Keeping your eyes open when going headless
“Headless done right is wonderful. Headless done wrong is catastrophic,” says Pete Youell, VP of Technology at Astound Commerce.
A headless approach comes with a lot of well-documented benefits, but similarly there’s plenty of stories of implementations going awry. Many businesses have gone into it with a lack of proper understanding about the migration, about the costs and about the true value they can realize.
Businesses need their eyes open and to ask the right questions.
So, on the back of the recent webinar with Astound Commerce, Salesforce and Amplience, What to expect when expecting headless, we thought we’d take a look at some of the common misconceptions about headless, the things you need to look out for and think about, as well as exploring going headless in a way that’s right for your business.
Where businesses are going wrong with headless
Many businesses are simply coming at headless with the wrong approach. Often, they’re solely focused on cost savings, performance (i.e. site speed) and time to market, and in doing so are underestimating the investment in terms of both effort and costs that come with truly taking ownership of a headless architecture. Businesses are essentially taking on headless for the wrong reasons, and without the proper due diligence.
Now, don’t get us wrong, a properly thought-out implementation can achieve cost savings, speed to market and experience performance improvements for sure, but if those alone are your business goals then there may be better suited options.
As well, one big way in which some businesses are falling short, is not understanding how headless will affect the business, the mindset and organizational shift needed to realize its benefits. Headless is not a magic potion for change whereby simply implementing a headless architecture means you’ll automatically deliver powerful digital experiences, integrate personalization for example, at will. No, for headless to be effective, businesses will need to change the way they work, they will need to rethink processes and workflows, people and team structures. This is the level of change many haven’t thought about properly nor managed successfully.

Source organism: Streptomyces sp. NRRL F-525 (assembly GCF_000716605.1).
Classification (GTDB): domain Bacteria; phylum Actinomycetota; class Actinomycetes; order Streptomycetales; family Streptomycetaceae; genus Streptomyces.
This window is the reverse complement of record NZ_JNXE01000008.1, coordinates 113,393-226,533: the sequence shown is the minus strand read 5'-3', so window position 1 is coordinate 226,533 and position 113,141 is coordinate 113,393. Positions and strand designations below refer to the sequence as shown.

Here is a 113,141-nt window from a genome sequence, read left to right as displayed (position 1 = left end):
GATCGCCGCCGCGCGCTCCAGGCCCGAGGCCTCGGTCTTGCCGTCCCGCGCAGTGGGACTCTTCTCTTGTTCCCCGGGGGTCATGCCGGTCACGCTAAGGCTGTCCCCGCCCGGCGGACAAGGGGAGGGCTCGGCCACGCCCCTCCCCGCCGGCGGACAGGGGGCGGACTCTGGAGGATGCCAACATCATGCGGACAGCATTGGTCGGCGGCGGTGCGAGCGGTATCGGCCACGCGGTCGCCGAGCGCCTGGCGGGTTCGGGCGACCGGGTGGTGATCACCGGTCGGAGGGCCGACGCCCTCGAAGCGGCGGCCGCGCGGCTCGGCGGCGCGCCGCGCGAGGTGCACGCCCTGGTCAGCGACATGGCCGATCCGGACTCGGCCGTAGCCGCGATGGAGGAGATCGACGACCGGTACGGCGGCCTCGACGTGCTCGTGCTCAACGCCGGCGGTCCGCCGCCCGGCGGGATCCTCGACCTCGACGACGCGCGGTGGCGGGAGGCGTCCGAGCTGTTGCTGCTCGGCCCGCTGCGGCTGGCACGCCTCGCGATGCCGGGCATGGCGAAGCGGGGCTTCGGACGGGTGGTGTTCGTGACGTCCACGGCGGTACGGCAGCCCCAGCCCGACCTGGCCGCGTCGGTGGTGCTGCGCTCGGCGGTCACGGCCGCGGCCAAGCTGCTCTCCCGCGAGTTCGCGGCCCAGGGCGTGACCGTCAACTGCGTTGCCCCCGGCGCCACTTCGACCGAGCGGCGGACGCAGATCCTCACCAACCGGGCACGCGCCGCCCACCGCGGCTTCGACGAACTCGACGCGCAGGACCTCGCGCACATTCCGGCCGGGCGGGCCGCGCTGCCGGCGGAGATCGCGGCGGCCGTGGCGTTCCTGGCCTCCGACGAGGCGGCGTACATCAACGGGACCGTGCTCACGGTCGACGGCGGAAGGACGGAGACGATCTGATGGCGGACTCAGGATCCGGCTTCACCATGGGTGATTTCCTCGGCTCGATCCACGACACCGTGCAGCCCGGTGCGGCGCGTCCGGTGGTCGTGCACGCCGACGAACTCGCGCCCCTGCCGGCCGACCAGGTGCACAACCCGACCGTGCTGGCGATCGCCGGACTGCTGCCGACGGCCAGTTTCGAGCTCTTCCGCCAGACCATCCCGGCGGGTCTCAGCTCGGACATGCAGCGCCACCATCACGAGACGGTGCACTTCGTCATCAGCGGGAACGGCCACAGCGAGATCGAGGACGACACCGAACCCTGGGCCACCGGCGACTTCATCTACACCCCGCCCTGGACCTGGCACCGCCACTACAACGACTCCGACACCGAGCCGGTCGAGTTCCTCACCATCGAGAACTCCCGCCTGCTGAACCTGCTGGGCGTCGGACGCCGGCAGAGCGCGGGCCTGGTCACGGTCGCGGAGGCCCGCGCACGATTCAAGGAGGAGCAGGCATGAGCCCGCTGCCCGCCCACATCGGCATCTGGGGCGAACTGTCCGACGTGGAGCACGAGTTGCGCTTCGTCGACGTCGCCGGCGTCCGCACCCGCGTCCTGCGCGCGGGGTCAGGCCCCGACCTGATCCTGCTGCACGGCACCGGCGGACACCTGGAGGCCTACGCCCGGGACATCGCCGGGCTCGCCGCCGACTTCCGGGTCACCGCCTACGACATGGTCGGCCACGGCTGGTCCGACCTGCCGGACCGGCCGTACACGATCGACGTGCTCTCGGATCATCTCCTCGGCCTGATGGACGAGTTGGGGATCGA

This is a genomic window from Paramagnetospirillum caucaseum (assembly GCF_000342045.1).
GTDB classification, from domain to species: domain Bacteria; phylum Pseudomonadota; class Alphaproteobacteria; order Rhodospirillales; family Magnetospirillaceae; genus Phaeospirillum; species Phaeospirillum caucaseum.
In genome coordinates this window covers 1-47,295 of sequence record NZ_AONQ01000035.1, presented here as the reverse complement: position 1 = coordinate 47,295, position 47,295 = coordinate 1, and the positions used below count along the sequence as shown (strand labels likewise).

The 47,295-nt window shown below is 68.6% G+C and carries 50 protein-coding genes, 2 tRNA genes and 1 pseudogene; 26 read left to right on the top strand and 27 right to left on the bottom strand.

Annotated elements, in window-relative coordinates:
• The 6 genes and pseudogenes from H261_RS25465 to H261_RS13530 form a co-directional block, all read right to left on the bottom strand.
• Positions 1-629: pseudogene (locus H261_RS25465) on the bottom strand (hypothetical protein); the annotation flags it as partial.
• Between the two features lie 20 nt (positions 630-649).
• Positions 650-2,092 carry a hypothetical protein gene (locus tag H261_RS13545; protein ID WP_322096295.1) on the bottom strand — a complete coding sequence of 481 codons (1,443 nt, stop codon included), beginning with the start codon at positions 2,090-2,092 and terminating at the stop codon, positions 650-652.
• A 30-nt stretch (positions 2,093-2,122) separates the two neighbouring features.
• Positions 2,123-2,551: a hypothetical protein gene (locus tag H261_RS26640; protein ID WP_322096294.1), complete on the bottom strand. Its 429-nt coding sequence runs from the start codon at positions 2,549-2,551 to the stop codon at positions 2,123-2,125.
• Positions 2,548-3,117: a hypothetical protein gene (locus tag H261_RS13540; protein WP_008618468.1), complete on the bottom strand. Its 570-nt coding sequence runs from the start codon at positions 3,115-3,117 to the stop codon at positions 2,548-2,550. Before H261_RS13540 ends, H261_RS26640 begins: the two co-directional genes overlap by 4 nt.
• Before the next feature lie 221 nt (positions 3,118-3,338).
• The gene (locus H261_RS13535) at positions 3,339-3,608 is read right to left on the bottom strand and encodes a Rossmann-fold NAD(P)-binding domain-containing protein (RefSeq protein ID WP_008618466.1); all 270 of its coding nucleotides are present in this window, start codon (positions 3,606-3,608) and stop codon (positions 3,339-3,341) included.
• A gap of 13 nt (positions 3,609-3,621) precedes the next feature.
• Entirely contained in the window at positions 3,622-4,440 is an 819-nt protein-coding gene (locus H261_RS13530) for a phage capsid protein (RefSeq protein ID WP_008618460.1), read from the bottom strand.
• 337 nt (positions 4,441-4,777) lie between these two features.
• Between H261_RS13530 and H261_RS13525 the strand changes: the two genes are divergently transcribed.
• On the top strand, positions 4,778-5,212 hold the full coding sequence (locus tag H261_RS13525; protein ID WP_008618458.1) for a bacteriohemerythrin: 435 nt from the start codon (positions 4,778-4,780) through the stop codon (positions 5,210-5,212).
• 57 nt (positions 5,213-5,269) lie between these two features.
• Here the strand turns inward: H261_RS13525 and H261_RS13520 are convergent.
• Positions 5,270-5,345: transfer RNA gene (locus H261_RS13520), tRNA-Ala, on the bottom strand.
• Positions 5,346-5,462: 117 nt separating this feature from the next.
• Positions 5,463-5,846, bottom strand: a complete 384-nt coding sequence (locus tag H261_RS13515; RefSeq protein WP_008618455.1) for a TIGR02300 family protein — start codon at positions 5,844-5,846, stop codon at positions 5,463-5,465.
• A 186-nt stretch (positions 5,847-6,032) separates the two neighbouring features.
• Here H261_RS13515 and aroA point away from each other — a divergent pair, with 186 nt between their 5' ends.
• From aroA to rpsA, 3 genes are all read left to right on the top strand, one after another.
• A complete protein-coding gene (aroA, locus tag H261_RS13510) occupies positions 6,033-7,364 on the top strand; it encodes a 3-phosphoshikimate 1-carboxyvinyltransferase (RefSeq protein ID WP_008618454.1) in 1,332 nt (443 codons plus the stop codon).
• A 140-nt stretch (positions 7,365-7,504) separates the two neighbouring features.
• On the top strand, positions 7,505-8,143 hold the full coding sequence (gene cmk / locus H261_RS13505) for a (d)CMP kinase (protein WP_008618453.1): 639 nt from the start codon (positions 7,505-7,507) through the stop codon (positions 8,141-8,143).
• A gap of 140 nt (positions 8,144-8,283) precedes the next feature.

Picking your flavor of headless
A headless approach lets businesses employ best-of-breed tools and solutions to compose their preferential architecture. They can swap in and out tools as needed, allowing them to better keep up with the pace of industry change and customer behaviors without having to rearchitect.
But businesses need to really assess what "flavor” of headless is right for them, as there is definitely no one size fits all. They need to look at their specific business and technical needs and goals and what is the right technology to support those needs. As mentioned too, they need to think about their internal appetite for change and whether they’re equipped as a team to deal with a full headless architecture. In reality, a small team for example, might not be able to manage all the different components at play and find themselves overstretched. It’s about looking at what’s achievable and what’s realistic.
So in saying all of that, going headless doesn’t have to mean going for a full headless stack. You don’t have to completely replatform your entire commerce solution if it’s not right for your business. You can still reap the rewards of headless technology in different ways, for example by leveraging a headless CMS like Amplience and integrating it with a more traditional commerce platform like Salesforce Commerce Cloud. This approach still empowers businesses to create content quicker and easier than before and it still does away with any developer bottlenecks within the content production workflow. Likely too, you’ll be able to leverage the platforms you already have in place, the likes of Salesforce, so the business disruption and change management will be lessened.
What’s it to be? Chocolate, vanilla or strawberry?
If you’d like to discuss taking a headless approach, and specifically what approach might be right for your business, then please get in touch.